This traditional approach to recognising the medicinal properties of food developed in the Middle East, with a contribution of the inquiring scholar Abu Baker al-Razi, who attemped to coalesce Hippocratic methodology with Prophetic Sunnah. However, his efforts didn’t go without controversy, with criticism from theologians and philosophers due to his secular approach to medicine. In addition, his legacy was held in contempt in later years by Ibn Sinan (980-1037CE) who complied the Canon, or Kitab al-Qanum, following Aristotelian logic the book aimed to clearly denote rules and methodology in healing and this would form the base of Unani Tibb.

Research indicates that barley reduces cholesterol, lowers blood pressure, maintains bone structure and strength, reduces chronic inflammation, is beneficial for weight management due to its fibre content as it functions as a bulking agent in the digestive system, and most notably, is possibly effective in reducing the risk of stomach cancer, because of the mineral Selenium present in barley, it contributes to liver enzyme function by helping to detoxify some cancer causing compounds found in the body, in addition to acting as an anti inflammatory, perhaps decreasing tumour growth rates, and improved immune responses. There are little disadvantages for introducing barley into the diet, although as it contains gluten it could worsen symptoms of Celiac disease, and as it lowers blood sugar it can effect diabetes medications.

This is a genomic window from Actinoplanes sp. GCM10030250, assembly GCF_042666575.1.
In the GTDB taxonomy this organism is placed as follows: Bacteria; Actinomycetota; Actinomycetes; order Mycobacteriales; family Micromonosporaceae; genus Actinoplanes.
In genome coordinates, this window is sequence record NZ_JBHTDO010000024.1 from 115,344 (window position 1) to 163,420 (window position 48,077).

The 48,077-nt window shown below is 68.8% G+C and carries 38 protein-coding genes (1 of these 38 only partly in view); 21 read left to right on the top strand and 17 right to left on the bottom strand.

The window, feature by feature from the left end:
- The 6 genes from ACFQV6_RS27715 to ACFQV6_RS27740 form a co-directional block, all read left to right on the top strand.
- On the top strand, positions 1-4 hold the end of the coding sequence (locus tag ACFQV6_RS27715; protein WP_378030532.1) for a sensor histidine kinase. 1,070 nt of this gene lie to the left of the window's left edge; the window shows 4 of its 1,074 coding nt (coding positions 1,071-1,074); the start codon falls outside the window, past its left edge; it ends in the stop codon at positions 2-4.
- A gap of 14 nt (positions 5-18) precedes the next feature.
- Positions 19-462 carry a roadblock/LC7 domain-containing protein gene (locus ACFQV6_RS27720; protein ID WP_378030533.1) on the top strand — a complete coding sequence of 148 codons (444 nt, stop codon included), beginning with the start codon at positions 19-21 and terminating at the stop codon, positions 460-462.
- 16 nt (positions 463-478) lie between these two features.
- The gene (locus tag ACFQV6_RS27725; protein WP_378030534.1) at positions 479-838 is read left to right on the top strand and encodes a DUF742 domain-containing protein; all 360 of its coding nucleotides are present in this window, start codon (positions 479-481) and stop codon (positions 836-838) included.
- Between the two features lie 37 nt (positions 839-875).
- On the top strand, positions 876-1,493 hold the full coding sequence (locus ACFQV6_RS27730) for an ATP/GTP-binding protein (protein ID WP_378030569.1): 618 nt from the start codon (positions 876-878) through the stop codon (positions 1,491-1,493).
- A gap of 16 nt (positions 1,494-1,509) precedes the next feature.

Introducing barley into soup is an effective way to benefit from this versatile and healing ingredient, whilst also reviving a sunnah of the Prophet Muhammed .  The saying we are what we eat is so important to remember in our often physically draining lifestyles, when dominating duties result in a general neglect of our food considerations. Perhaps some simple ajustments and increased conscientiousness towards our delicate stomach could have a profound effect on how we percieve our own environments, and individual healthiness, and even a small change to our diet could have a significantly positive effect, for such an affordable ingredient there are so many advantages.

 

agriculture barley blur close up
Photo by Maria Pop on Pexels.com

Bibliography

https://www.ncbi.nlm.nih.gov/pubmed/15133062

https://www.ncbi.nlm.nih.gov/pmc/articles/PMC3277928/

https://www.medicalnewstoday.com/articles/295268.php

https://www.sciencedaily.com/releases/2017/10/171025103140.htm

https://www.theguardian.com/lifeandstyle/2017/nov/06/microbiome-gut-health-digestive-system-genes-happiness

https://www.ncbi.nlm.nih.gov/pmc/articles/PMC3447072/

Al-Jauziyah, I. (2010). Healing with the Medicine of the Prophet . Riyadh: Darussalam, p.344.

Picture: http://ctgpublishing.com/wp-content/uploads/2013/01/barley-antique-botanical-print.jpg

Kathleen Hefferon, Let Thy Food Be Thy Medicine: Plants and Modern Medicine (New York: Oxford University Press, 2012), 23

Sheldon Watts, Disease and Medicine in World History (New York: Routledge, 2003), 43

Cyril Elgood (1962) The Medicine Of the Prophet. PubMed Central, 146-153.

Grieve, M. (1998). A Modern Herbal. Kent: Mackays of Chatham, pp.84, 85.